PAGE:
In PCOS, the ovaries may produce higher than normal levels of androgens (male hormones), leading to various symptoms and reproductive problems. Some common signs and symptoms of PCOS include irregular or absent menstrual periods, excessive hair growth (hirsutism), acne, weight gain, and difficulty getting pregnant.

General Description of the Case:

This case study focuses on a 37-year-old female patient who faced difficulties conceiving due to polycystic ovaries and poor egg and embryo quality. Her BMI was 26, and she had a history of two failed IVF cycles. The male partner, aged 42, did not have any identified infertility issues.

Previous Treatment Attempts:

The patient underwent two IVF cycles. During the first cycle at the age of 35, she had 28 retrieved eggs, and during the second cycle at the age of 36, she had 25 retrieved eggs. Both cycles utilized the long agonist protocol with 225 IU of recombinant FSH. An HCG trigger was used in both cycles.

Unfortunately, most of the eggs were immature and of poor quality, with only four mature eggs and two poor-quality day 3 embryos produced. The patient experienced Ovarian Hyperstimulation Syndrome (OHSS) in both cycles.


The woman was diagnosed with polycystic ovaries, which were identified through ultrasound. Additionally, she had high Anti-Müllerian Hormone (AMH) levels (6 ng/mL) and a high antral follicle count (40 antral follicles).

Treatment Protocol

A modified polycystic ovarian syndrome (PCOS) protocol was employed for the treatment. The protocol involved using a GnRH agonist trigger and the lowest possible dose of gonadotropins to minimize the risk of OHSS.

An antagonist (Cetrorelix) protocol with a minimum dose of 150 IU recombinant FSH was utilized. The final maturation of oocytes was triggered using a GnRH agonist (leuprolide acetate 2 mg) 36 hours prior to egg retrieval.

HCG trigger was avoided to reduce the risk of OHSS. The protocol followed a “Freeze All” approach, cryopreserving all embryos for future transfer in natural cycles. This approach aimed to collect mature and better-quality oocytes, resulting in improved blastocyst quality and reducing the risk of OHSS.

Results before Embryo Transfer

The patient exhibited an adequate response to the GnRH agonist trigger without needing retriggering. Sixteen eggs were collected, with 14 being mature (MII). Thirteen embryos were produced, and six blastocysts (three 4AA, one 5AA, two 4BB) were cryopreserved for future use. OHSS was successfully prevented.

Embryo Transfer

Two months later, a 4AA quality frozen blastocyst was transferred.

Pregnancy and Outcome

A singleton pregnancy was confirmed with a positive HCG level of 202. The patient delivered a healthy baby at 38 weeks and 3 days of gestation through normal delivery.

Final Word:

This case study highlights the successful treatment outcome in a patient with polycystic ovaries and poor egg quality. The utilization of a modified PCOS protocol, including a GnRH agonist trigger and low-dose gonadotropins, resulted in improved oocyte and embryo quality. The “Freeze All” approach reduced the risk of OHSS and allowed for the selection of a favourable endometrial environment for embryo transfer. The expertise of the treating doctor in managing PCOS and optimizing treatment protocols played a crucial role in achieving a successful pregnancy and live birth.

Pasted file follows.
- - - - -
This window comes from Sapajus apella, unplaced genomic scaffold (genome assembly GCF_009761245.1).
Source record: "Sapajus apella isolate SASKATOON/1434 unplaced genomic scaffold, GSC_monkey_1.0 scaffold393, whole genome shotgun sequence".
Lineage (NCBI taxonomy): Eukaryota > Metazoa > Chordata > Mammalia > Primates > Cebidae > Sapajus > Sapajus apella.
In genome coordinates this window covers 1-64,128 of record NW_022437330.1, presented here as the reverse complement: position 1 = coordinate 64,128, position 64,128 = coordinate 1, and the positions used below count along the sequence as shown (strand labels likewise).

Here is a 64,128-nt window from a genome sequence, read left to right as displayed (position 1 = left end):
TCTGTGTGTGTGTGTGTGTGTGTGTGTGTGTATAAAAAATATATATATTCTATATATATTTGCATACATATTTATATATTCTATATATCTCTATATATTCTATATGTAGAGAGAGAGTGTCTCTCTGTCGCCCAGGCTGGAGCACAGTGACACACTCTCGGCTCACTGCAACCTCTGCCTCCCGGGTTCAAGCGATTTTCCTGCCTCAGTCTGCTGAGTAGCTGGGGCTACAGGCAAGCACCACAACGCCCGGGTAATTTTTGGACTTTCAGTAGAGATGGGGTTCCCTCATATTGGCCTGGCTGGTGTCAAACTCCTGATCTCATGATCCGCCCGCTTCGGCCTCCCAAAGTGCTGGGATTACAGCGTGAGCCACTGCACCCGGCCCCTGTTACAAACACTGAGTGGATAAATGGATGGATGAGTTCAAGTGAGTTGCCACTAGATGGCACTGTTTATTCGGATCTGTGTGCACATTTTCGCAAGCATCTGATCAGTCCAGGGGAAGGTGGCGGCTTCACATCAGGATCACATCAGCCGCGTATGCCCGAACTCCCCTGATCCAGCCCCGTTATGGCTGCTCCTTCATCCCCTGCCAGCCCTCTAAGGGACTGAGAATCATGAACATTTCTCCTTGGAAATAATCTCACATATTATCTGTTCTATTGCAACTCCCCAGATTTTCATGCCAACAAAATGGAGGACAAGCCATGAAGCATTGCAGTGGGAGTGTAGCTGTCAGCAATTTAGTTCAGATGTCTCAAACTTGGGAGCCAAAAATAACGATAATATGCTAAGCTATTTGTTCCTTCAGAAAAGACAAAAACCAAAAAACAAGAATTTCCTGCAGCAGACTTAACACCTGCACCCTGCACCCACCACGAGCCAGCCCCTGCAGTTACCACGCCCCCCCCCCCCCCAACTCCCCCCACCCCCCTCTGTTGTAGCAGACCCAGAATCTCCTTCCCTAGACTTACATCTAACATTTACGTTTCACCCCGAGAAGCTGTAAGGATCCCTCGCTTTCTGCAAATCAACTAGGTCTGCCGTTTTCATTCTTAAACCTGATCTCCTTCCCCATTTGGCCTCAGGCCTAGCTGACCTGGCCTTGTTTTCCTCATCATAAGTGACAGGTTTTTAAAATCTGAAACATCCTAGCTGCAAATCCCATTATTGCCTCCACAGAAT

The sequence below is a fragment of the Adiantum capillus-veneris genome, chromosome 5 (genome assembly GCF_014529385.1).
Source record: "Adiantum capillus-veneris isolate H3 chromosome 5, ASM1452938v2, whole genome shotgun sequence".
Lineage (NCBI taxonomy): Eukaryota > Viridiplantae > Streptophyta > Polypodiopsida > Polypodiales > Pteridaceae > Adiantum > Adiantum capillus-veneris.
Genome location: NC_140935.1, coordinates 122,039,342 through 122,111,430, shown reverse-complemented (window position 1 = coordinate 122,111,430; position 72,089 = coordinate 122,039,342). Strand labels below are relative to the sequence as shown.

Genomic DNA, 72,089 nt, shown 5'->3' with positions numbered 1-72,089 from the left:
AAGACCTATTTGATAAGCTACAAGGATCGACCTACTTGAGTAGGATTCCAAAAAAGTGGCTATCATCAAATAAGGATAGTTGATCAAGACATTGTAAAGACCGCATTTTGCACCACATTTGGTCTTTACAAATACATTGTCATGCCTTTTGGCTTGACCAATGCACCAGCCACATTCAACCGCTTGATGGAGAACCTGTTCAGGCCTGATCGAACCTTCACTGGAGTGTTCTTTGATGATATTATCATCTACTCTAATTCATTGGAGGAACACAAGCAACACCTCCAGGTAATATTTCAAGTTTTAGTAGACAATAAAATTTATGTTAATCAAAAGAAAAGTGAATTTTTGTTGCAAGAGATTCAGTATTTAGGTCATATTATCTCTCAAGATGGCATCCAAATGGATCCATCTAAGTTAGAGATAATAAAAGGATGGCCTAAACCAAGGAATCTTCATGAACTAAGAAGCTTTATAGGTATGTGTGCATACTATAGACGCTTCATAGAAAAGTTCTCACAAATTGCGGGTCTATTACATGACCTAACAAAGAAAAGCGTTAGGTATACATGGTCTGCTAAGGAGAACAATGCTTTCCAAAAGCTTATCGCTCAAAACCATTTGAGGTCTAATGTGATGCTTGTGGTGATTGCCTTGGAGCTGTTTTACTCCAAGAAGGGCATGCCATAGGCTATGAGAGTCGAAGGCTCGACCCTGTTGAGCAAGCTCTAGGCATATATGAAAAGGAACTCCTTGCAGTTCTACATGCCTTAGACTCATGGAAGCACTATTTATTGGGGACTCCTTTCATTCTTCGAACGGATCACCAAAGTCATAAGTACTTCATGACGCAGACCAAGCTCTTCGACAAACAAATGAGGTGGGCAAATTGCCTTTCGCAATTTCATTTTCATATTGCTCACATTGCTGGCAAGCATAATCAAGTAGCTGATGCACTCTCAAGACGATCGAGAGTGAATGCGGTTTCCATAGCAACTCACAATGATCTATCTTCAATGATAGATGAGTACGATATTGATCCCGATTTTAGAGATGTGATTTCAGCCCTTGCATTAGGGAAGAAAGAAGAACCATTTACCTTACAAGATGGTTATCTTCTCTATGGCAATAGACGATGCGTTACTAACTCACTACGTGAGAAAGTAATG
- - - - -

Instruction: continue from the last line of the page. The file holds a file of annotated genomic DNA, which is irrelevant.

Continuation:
It is important to note that each infertility case is unique, and individual results may vary. The successful outcome achieved in this case highlights the significance of tailored treatment approaches and individualized protocols in addressing specific patients’ needs and challenges. The doctor behind the treatment in this case has expertise in managing patients with polycystic ovaries and optimizing treatment protocols to maximize success rates.
Following the treatment, the patient had a positive pregnancy test with an HCG level of 202, indicating a viable pregnancy. The patient successfully carried the pregnancy to term, delivering a healthy baby at 38 weeks and 3 days through a normal delivery.

This case demonstrates the importance of personalized care and a comprehensive approach in addressing infertility issues related to polycystic ovaries and poor egg quality. By modifying the treatment protocol and employing strategies to improve oocyte and embryo quality, the chances of a successful pregnancy were significantly enhanced.

IVF success stories – failed IVF cycles – final thoughts

It is essential to note that the success of any fertility treatment depends on various factors, including the specific circumstances of each patient. The expertise of the medical team, proper diagnosis, and tailored treatment plans all contribute to increasing the chances of a positive outcome. Understanding what to do after failed IVF treatment is crucial for individuals navigating fertility challenges.

Please note:
The case studies presented above are for informational purposes only and should not replace professional medical advice. The success rates and outcomes mentioned here are specific to this case and may not reflect the results of every individual undergoing similar treatment.